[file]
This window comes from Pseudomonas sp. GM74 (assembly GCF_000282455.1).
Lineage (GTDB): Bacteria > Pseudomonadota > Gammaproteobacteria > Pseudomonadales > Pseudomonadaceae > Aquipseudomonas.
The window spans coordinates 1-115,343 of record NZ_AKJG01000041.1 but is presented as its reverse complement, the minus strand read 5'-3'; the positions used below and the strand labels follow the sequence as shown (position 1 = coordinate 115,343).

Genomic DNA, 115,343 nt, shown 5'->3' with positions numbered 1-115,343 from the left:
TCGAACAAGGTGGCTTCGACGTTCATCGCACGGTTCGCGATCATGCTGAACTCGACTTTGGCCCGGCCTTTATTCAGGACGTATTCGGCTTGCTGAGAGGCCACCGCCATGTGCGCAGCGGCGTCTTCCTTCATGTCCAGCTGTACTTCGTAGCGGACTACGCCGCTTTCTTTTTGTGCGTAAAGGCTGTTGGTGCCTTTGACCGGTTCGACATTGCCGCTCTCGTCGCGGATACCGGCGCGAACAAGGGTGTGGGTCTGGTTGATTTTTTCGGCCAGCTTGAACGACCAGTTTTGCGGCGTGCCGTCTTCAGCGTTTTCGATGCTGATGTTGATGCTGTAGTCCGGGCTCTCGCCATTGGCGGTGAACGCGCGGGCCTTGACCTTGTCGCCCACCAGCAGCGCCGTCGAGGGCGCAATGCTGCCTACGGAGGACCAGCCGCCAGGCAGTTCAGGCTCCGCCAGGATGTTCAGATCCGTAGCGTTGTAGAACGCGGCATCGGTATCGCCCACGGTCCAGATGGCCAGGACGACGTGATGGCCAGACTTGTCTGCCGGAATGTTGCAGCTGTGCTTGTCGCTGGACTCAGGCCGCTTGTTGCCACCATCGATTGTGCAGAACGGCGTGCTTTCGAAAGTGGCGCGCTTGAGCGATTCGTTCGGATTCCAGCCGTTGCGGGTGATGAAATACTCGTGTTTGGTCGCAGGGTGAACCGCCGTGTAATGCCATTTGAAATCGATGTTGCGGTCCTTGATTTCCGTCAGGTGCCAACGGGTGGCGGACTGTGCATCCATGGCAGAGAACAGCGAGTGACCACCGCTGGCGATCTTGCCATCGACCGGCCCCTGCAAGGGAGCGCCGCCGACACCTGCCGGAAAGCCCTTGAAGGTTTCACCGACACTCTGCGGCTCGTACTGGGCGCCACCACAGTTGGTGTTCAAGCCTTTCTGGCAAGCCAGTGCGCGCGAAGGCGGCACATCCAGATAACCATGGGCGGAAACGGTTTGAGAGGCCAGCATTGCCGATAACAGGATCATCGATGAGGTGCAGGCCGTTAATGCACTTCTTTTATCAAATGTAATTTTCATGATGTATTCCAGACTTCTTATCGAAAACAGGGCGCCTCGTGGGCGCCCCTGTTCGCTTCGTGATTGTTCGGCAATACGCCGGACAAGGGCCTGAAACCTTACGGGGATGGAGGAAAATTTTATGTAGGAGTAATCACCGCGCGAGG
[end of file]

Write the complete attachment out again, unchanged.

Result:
This window comes from Pseudomonas sp. GM74 (assembly GCF_000282455.1).
Lineage (GTDB): Bacteria > Pseudomonadota > Gammaproteobacteria > Pseudomonadales > Pseudomonadaceae > Aquipseudomonas.
The window spans coordinates 1-115,343 of record NZ_AKJG01000041.1 but is presented as its reverse complement, the minus strand read 5'-3'; the positions used below and the strand labels follow the sequence as shown (position 1 = coordinate 115,343).

Genomic DNA, 115,343 nt, shown 5'->3' with positions numbered 1-115,343 from the left:
TCGAACAAGGTGGCTTCGACGTTCATCGCACGGTTCGCGATCATGCTGAACTCGACTTTGGCCCGGCCTTTATTCAGGACGTATTCGGCTTGCTGAGAGGCCACCGCCATGTGCGCAGCGGCGTCTTCCTTCATGTCCAGCTGTACTTCGTAGCGGACTACGCCGCTTTCTTTTTGTGCGTAAAGGCTGTTGGTGCCTTTGACCGGTTCGACATTGCCGCTCTCGTCGCGGATACCGGCGCGAACAAGGGTGTGGGTCTGGTTGATTTTTTCGGCCAGCTTGAACGACCAGTTTTGCGGCGTGCCGTCTTCAGCGTTTTCGATGCTGATGTTGATGCTGTAGTCCGGGCTCTCGCCATTGGCGGTGAACGCGCGGGCCTTGACCTTGTCGCCCACCAGCAGCGCCGTCGAGGGCGCAATGCTGCCTACGGAGGACCAGCCGCCAGGCAGTTCAGGCTCCGCCAGGATGTTCAGATCCGTAGCGTTGTAGAACGCGGCATCGGTATCGCCCACGGTCCAGATGGCCAGGACGACGTGATGGCCAGACTTGTCTGCCGGAATGTTGCAGCTGTGCTTGTCGCTGGACTCAGGCCGCTTGTTGCCACCATCGATTGTGCAGAACGGCGTGCTTTCGAAAGTGGCGCGCTTGAGCGATTCGTTCGGATTCCAGCCGTTGCGGGTGATGAAATACTCGTGTTTGGTCGCAGGGTGAACCGCCGTGTAATGCCATTTGAAATCGATGTTGCGGTCCTTGATTTCCGTCAGGTGCCAACGGGTGGCGGACTGTGCATCCATGGCAGAGAACAGCGAGTGACCACCGCTGGCGATCTTGCCATCGACCGGCCCCTGCAAGGGAGCGCCGCCGACACCTGCCGGAAAGCCCTTGAAGGTTTCACCGACACTCTGCGGCTCGTACTGGGCGCCACCACAGTTGGTGTTCAAGCCTTTCTGGCAAGCCAGTGCGCGCGAAGGCGGCACATCCAGATAACCATGGGCGGAAACGGTTTGAGAGGCCAGCATTGCCGATAACAGGATCATCGATGAGGTGCAGGCCGTTAATGCACTTCTTTTATCAAATGTAATTTTCATGATGTATTCCAGACTTCTTATCGAAAACAGGGCGCCTCGTGGGCGCCCCTGTTCGCTTCGTGATTGTTCGGCAATACGCCGGACAAGGGCCTGAAACCTTACGGGGATGGAGGAAAATTTTATGTAGGAGTAATCACCGCGCGAGG